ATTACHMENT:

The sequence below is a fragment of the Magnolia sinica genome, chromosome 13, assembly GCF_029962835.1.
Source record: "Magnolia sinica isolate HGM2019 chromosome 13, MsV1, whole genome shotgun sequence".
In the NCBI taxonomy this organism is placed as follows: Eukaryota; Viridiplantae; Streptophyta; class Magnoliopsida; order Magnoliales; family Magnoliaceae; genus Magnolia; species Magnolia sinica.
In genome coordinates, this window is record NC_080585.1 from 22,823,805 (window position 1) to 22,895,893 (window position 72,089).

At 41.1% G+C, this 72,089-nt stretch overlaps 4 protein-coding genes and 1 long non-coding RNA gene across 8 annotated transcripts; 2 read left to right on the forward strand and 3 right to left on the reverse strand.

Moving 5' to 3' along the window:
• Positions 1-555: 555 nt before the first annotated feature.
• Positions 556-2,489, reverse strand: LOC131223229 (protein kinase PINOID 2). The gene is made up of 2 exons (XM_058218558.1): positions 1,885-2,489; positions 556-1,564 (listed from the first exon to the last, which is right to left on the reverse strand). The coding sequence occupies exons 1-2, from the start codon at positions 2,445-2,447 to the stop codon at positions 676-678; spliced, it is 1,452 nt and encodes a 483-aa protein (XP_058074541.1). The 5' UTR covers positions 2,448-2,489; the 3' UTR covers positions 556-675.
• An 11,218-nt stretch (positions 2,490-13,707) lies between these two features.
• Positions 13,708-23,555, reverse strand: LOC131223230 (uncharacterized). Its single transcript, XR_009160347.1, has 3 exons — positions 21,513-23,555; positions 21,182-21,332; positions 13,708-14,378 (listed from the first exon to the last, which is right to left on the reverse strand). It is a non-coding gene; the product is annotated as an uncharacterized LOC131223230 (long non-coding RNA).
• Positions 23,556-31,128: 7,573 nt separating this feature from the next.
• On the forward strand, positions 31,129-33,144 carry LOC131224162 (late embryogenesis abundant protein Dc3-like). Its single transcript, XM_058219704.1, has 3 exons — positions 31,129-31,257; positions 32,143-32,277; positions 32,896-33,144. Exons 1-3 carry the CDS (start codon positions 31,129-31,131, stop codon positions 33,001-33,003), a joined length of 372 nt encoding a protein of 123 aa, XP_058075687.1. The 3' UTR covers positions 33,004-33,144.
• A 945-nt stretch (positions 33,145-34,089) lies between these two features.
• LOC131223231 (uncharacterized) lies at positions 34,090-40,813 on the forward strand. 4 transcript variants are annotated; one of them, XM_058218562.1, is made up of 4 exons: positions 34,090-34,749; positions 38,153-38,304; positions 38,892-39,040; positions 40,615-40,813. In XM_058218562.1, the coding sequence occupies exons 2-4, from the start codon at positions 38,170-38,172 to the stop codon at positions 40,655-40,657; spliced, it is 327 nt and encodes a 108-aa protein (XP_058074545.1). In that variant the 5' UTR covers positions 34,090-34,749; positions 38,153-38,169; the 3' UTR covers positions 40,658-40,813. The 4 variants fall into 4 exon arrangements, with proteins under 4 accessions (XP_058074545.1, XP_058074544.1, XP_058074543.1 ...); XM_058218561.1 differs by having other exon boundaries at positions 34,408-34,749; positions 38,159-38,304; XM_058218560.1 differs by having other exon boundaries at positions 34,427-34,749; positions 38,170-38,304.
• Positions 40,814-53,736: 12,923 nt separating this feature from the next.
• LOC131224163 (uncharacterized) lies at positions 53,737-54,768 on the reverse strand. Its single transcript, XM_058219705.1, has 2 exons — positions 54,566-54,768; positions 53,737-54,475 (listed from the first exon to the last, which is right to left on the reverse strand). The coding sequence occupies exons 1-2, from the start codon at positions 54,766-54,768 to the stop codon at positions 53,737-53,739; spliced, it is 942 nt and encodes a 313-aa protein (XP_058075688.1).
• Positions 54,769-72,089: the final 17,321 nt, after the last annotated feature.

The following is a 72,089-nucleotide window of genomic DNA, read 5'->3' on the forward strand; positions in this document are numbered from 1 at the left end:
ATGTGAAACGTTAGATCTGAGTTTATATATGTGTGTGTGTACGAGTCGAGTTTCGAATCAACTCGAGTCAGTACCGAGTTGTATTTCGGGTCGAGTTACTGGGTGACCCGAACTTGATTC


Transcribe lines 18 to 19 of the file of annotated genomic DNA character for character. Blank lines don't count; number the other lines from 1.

The following is a 72,089-nucleotide window of genomic DNA, read 5'->3' on the forward strand; positions in this document are numbered from 1 at the left end:
ATGTGAAACGTTAGATCTGAGTTTATATATGTGTGTGTGTACGAGTCGAGTTTCGAATCAACTCGAGTCAGTACCGAGTTGTATTTCGGGTCGAGTTACTGGGTGACCCGAACTTGATTC